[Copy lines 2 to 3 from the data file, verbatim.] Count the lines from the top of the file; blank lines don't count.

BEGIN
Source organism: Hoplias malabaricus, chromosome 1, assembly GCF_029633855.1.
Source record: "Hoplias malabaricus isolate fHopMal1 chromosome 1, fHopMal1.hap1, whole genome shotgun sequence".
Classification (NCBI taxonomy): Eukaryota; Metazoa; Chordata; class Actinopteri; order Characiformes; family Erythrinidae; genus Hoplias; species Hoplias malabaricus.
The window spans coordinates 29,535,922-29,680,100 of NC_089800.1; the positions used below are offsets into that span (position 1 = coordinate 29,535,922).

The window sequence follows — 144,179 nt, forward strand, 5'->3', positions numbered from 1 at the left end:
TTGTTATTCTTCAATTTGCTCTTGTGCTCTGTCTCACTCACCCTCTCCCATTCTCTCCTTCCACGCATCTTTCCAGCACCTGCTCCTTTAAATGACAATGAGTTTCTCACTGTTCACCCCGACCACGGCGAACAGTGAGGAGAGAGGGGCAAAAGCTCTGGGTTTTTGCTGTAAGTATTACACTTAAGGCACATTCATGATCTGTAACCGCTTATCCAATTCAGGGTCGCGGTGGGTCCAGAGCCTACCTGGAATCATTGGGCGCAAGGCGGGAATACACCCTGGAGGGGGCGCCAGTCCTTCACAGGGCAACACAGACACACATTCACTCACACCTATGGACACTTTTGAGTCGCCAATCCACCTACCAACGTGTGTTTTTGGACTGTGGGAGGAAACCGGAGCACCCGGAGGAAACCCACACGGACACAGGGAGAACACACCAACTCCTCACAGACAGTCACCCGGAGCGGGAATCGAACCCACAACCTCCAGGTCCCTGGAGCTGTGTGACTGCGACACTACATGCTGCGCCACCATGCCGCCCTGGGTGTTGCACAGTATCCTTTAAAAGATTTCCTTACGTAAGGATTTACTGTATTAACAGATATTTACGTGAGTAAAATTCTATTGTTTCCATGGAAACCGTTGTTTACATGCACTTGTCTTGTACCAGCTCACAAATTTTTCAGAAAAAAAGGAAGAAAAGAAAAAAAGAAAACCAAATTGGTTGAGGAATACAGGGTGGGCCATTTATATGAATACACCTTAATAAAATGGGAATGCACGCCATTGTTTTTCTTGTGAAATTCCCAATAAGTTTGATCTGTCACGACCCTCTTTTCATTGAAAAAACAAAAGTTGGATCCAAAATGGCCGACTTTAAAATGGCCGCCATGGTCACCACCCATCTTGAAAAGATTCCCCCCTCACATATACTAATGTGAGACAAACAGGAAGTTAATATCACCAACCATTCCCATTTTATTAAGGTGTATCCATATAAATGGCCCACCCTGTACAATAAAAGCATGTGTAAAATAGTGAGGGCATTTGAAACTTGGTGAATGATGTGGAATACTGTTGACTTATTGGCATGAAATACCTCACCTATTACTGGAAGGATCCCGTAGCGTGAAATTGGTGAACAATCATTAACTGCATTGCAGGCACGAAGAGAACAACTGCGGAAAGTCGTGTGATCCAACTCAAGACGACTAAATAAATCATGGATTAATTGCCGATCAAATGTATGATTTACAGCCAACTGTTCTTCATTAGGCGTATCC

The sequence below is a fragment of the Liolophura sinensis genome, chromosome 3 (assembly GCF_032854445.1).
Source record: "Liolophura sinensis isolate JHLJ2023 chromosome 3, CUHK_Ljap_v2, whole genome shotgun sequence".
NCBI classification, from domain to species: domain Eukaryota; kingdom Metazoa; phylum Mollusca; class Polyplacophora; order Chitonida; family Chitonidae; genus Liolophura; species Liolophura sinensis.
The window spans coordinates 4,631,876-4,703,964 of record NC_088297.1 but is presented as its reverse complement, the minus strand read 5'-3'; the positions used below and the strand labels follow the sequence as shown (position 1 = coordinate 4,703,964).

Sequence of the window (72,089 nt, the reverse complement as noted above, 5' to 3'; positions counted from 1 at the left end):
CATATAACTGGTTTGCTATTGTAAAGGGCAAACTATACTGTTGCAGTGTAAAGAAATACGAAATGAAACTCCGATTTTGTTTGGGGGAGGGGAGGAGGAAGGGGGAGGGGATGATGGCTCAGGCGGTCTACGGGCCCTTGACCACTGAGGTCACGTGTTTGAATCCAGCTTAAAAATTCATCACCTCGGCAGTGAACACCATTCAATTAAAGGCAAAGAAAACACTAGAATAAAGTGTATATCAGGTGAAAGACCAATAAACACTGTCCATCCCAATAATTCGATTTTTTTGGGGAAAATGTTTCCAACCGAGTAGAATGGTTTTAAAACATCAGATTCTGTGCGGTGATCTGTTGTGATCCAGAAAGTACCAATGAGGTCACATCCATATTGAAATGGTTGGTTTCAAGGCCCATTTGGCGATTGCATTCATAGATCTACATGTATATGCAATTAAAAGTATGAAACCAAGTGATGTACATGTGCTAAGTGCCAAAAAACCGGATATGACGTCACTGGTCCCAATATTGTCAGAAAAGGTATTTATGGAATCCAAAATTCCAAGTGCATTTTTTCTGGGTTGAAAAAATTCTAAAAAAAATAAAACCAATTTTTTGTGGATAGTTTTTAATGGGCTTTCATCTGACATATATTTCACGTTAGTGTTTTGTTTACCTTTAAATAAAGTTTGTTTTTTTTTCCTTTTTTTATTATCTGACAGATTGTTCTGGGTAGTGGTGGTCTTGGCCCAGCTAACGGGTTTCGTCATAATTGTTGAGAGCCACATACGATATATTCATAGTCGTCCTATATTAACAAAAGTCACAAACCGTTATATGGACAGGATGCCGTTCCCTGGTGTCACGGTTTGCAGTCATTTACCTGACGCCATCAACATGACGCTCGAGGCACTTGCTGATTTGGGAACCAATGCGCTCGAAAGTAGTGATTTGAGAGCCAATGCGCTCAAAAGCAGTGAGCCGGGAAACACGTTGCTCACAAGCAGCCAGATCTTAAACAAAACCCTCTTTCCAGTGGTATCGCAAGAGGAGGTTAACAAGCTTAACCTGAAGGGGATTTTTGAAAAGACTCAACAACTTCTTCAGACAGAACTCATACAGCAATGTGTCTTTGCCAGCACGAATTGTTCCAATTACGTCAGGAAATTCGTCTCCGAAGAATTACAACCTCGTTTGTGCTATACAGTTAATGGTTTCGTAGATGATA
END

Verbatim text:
Source record: "Hoplias malabaricus isolate fHopMal1 chromosome 1, fHopMal1.hap1, whole genome shotgun sequence".
Classification (NCBI taxonomy): Eukaryota; Metazoa; Chordata; class Actinopteri; order Characiformes; family Erythrinidae; genus Hoplias; species Hoplias malabaricus.